It is sometimes a positive to play an inexperienced player because you can give them looks they may not have seen and force them into mistakes. On the flipside, the opponent can’t adequately prepare because there isn’t a great deal of game film to generate a quality scouting report on him.
This is currently what the Carolina Panthers are going through as they are set to face Ryan Mallett, who only has two career starts before this week. The Houston Texans traded for Mallett prior to the 2014 season with the New England Patriots and he was named the starter in Week 11 last year. However, he suffered a pectoral injury the next week and missed the remainder of the season.
He ended up losing the starting job to Brian Hoyer at the start of this year, however that lasted only three quarters into the 2015 season before Hoyer was pulled and replaced with Mallett. The Panthers are now going to have the responsibility of stopping the Texans’ new quarterback on Sunday.
I had a chance to watch his game last year against the Cincinnati Bengals in Week 12 when he went 21 of 45 for 189 yards and one interception. It was not a great performance for Mallett and these were three things that stood out to me during that game.
Gets the Ball Out Quickly
The first thing that stood out almost immediately was the fact that Mallett gets the ball out quickly. He generally knew where he was going to go with the ball, which is good and bad. The positive is that the Bengals’ pass rush was almost non-existent because it didn’t have the time to get to the quarterback. For his career, he has only been sacked twice and this is due in large part to that quick release.
The downside is that when watching Mallett, it seemed like he was not going through his progressions. He seemed to know where he was going with the football before the ball was even snapped and a number of times he was throwing into coverage and very small windows.
He also was not letting plays develop because of these quick releases. He appears to have a very strong arm but against the Bengals only threw one deep ball to DeAndre Hopkins, which came halfway through the fourth. The majority of his passes were quick routes and he only finished the game averaging 4.2 yards per attempt.
It would not be surprising to see the Texans try and implement a similar gameplan against the Panthers because it will keep Mallett from taking big hits in the pocket. This means Charles Tillman and Josh Norman are going to have to play very close to the line of scrimmage and disrupt the wide receivers when they are coming off the line of scrimmage and hopefully affect their timing.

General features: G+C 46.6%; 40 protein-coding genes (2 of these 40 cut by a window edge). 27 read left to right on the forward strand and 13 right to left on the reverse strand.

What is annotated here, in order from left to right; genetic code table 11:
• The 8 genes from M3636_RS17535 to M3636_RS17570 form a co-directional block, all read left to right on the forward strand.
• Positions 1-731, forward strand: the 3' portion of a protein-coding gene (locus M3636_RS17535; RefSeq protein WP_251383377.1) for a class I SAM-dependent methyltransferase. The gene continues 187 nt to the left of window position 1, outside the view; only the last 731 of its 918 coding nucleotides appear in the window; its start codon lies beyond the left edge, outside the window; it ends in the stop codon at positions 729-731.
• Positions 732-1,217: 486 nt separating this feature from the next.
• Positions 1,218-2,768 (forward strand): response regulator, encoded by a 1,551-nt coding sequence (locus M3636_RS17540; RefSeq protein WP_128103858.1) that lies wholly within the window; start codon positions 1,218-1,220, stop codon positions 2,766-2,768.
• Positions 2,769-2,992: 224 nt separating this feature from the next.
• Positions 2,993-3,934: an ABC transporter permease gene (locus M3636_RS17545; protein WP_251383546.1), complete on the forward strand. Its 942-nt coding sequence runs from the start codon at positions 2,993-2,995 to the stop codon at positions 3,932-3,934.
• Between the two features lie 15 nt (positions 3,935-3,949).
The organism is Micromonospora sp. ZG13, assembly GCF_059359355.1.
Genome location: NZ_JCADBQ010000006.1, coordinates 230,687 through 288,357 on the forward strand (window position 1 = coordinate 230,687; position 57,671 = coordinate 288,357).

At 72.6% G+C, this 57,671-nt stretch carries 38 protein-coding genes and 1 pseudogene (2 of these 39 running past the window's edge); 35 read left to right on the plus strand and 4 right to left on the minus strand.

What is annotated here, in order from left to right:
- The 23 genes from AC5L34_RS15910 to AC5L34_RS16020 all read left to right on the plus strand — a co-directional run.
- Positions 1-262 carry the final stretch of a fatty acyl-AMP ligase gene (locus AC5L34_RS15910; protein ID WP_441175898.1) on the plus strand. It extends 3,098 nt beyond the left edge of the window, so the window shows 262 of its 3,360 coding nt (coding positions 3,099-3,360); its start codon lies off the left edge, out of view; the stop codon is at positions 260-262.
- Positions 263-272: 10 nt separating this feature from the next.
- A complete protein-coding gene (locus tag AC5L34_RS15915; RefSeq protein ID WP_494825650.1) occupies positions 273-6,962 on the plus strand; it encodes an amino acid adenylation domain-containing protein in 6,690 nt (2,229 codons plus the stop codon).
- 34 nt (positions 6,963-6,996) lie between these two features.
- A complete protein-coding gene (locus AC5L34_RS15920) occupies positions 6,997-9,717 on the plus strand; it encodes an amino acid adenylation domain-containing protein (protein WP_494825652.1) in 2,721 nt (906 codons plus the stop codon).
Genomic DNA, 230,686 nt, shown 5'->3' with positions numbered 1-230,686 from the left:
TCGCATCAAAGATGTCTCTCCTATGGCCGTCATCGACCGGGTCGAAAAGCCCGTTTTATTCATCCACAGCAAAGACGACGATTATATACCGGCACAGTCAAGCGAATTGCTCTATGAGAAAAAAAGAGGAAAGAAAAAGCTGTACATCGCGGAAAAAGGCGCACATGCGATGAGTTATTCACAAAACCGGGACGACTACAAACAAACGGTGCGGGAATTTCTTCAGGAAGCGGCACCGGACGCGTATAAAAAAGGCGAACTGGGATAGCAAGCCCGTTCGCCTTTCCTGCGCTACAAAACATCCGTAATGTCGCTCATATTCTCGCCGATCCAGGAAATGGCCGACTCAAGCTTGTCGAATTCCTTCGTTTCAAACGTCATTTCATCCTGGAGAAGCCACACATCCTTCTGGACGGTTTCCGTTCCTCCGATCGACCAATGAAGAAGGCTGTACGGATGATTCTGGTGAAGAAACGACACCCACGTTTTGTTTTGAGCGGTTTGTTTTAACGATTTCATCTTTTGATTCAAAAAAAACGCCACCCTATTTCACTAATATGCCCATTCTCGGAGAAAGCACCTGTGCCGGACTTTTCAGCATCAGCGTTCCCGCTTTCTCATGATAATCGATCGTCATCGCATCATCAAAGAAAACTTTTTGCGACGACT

He is Erratic with His Throws
Ryan Mallett seems to suffer from the same thing that Cam Newton does in the fact that he is not very accurate and when he does miss, he misses high. Both quarterbacks seem to have a tendency to have their passes sail on them, making it difficult for the wide receiver to make the catch. As you can see on this play, he pump fakes and tries to hit his target on a deep route across the middle of the field. He ends up throwing the ball high and the ball falls to the ground for an incompletion.
The Panthers secondary played excellent against the Jaguars and they won’t be giving Mallett a great deal of chances to complete passes so when his targets are open, he needs to get the ball to them.
He Moves Very Well in the Pocket
Ryan Mallett is a big quarterback at 6’6” and 240 pounds and he is not easy to take down. Against the Bengals he showed excellent pocket presence and while he is not the most mobile quarterback in the NFL, he moves very well in the pocket.
On this play, the Bengals seemingly had a sack on Mallett as the pass rusher came off the edge on his blindside. He had the Texans quarterback lined up but at the last second, a subtle move in the pocket allowed him to escape, step up and complete a third down conversion to Andre Johnson.
The Panthers’ pass rush looked vastly improved from the preseason, thanks in large part to the return of Charles Johnson and the play of Mario Addison. The Texans could be without their Pro Bowl left tackle, Duane Brown, which could present a winnable matchup for second year player Kony Ealy.
While Ryan Mallett may not have a great deal of experience, he is quarterback that has the physical tools to be successful in the NFL. This is not a matchup the Panthers’ defense should take lightly but similar to how they played against Blake Bortles, this defense should be able to control the game from start to finish.
*All .gifs courtesy of NFL Game Rewind
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